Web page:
Deforestation threatens the survival of the entire ecosystem
The fifth debate in the Women Scientists for the Environment series organised by Casa América Catalunya in collaboration with DIPLOCAT focused on the importance of controlling tree felling to prevent forest degradation and ensure the survival of the ecosystems that depend on them. The cycle comprises a series of debates offering a female perspective on the major issues likely to be the focus of future scientific research into how we can preserve the planet and our lives, with leading scientists from Latin America discussing issues such as the pandemic, the climate, water, biodiversity and mountains with Catalan scientific commentators.
In this fifth session, forestry engineer Tatiana Espinosa, who campaigns to protect the Amazon forest in the Las Piedras river basin in Madre de Dios (Peru), and biologist Àlex Richter-Boix, discussed how deforestation threatens the survival of planet Earth. Espinosa pointed out that deforestation is primarily caused by illegal logging and mining operations, changes in agricultural production and road construction. Scientific data has been successful in drawing attention to the gravity of the problem, but has so far failed to raise sufficient awareness to prompt action to reverse it, which is why she believes we must now "look beyond the scientific data and rekindle the relationship between people and nature". Boix agreed with her diagnosis. In his opinion, we need to shift from a purely scientific and academic message to a more emotional one. "Sociology, rather than ecology, is what's needed to address the issue," he said.
Espinosa was emphatic in stating that the forests have a crucial role to play in combating climate change because no reforesting or replanting process can replace the original essence of a primary (non-reforested) forest. Forests are vertical structures containing an immense variety of plants that, in turn, provide a habitat for thousands of organisms. To highlight the importance of forests, Espinosa offered some surprising facts: a single tree can accommodate up to 5,000 different species of insects and a large tree, like those in the Amazon, pumps up to 1,000 litres of water a day, creating what's known as "flying rivers", air currents that transport this water to higher levels, stimulating the creation of rivers that then help to nourish populated areas living at higher elevations. For his part, Boix supported this argument and pointed out that deforestation threatens the survival of 10,000 living species and can change the entire ecosystem.
According to Espinosa, we're facing the human-induced sixth mass extinction of vertebrate species; in other words, the extinction of vertebrates by vertebrates themselves. The Amazon is reaching a point of no return, a collapse from which it may never recover. If that happens, the degraded forest will stop emitting water and cease to nourish the entire ecosystem that has developed around it. The engineer emphasised the critical nature of her work in Peru, explaining that although people tend to think of Brazil when they think of the Amazon, it also occupies 50% of Peru's landmass, making her country home to the most extensive area of Amazon forest outside of Brazil. In this context, she drew attention to the fact that, in 2020, Peru set a new record by sustaining the deforestation of an area equivalent to 1,150 football stadiums every day.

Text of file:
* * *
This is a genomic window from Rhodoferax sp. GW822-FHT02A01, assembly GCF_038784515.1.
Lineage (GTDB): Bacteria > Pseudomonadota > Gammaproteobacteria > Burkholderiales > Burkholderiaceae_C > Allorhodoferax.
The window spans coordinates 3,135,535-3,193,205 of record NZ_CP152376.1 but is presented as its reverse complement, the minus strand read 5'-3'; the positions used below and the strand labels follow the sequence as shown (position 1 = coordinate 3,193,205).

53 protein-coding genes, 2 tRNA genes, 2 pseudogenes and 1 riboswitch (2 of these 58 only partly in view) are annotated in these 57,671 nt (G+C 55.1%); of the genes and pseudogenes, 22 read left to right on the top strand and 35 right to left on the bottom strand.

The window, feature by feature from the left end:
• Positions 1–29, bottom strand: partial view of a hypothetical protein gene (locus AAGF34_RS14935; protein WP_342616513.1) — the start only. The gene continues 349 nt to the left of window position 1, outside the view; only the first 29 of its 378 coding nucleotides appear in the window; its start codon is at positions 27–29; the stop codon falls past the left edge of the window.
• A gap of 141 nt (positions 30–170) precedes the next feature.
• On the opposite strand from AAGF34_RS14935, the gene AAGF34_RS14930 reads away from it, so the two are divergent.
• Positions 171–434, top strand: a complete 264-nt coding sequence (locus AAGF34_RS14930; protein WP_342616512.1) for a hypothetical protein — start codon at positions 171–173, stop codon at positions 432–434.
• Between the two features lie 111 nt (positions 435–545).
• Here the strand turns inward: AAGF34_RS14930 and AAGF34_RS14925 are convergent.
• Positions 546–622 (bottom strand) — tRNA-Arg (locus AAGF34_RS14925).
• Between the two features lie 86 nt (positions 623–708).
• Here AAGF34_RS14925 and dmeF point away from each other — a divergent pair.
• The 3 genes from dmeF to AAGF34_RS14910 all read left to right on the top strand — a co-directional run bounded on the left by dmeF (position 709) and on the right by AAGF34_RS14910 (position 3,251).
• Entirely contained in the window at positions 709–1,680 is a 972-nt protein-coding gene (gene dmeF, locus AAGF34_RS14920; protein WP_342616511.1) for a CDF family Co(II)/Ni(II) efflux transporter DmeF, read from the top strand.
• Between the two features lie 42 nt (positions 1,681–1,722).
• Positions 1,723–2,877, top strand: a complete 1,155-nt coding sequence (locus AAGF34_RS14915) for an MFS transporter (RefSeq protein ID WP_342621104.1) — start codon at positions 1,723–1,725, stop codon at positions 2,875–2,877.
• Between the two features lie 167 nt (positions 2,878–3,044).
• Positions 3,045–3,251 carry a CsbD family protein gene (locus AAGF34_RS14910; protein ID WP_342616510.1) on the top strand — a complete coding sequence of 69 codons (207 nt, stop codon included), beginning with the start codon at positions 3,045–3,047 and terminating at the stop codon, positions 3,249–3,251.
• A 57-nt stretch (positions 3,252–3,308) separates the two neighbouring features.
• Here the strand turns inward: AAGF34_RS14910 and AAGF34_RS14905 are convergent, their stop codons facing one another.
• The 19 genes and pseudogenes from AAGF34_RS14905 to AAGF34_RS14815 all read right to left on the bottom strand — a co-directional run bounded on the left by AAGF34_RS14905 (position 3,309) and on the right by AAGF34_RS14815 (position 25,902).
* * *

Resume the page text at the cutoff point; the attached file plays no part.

Espinosa also talked about the mining industry's role in the disappearance of the forests and how it produces pollution and relies on human trafficking. However, the initial stages of deforestation often start with road construction. From then on, a chain of events plays out, starting with the burning of deforested areas to plant new crops, which often results in the fire spreading to areas of primary forest due to the degraded nature of the land.
In regard to using reforestation to maintain balance and preserve natural resources, Espinosa points to the example of the Shihuahuaco tree, a type of hardwood tree that, while highly prized for the quality of its strong wood, cannot be logged sustainably because of the number of years it takes to grow. Which is why she believes it's vital we stop felling hardwood trees. It's not just about saving the forests; it's about not degrading them because, ultimately, they are "genetic banks", said the engineer.
Espinosa went on to explain that large trees are connected to smaller ones, creating neural chains that share resources and information. By cutting down large trees, we're cutting down the "forest's energy core" and sparking the process of deforestation. "We think of trees as a product that gives us wood, but we should think of them as living beings that give us everything", said Espinosa, who believes "we're killing the goose that lays golden eggs".
The Women Scientists for the Environment debate cycle puts the spotlight on female scientists who stand out for their perseverance and success in natural research fields. It features women who have become a point of reference in their field, created a working school, made a significant scientific discovery, had their work published in highly regarded scientific journals or won international awards.
The last two sessions of the cycle will feature Brigitte Baptiste, director of the Alexander von Humboldt Biological Resources Research Institute in Colombia for eight years, and Yolanda Kakabadse, who campaigned for the Declaration on Environmental Sustainability in Latin America. They will be joined by the Catalan scientific commentators David Bueno and Vladimir de Semir.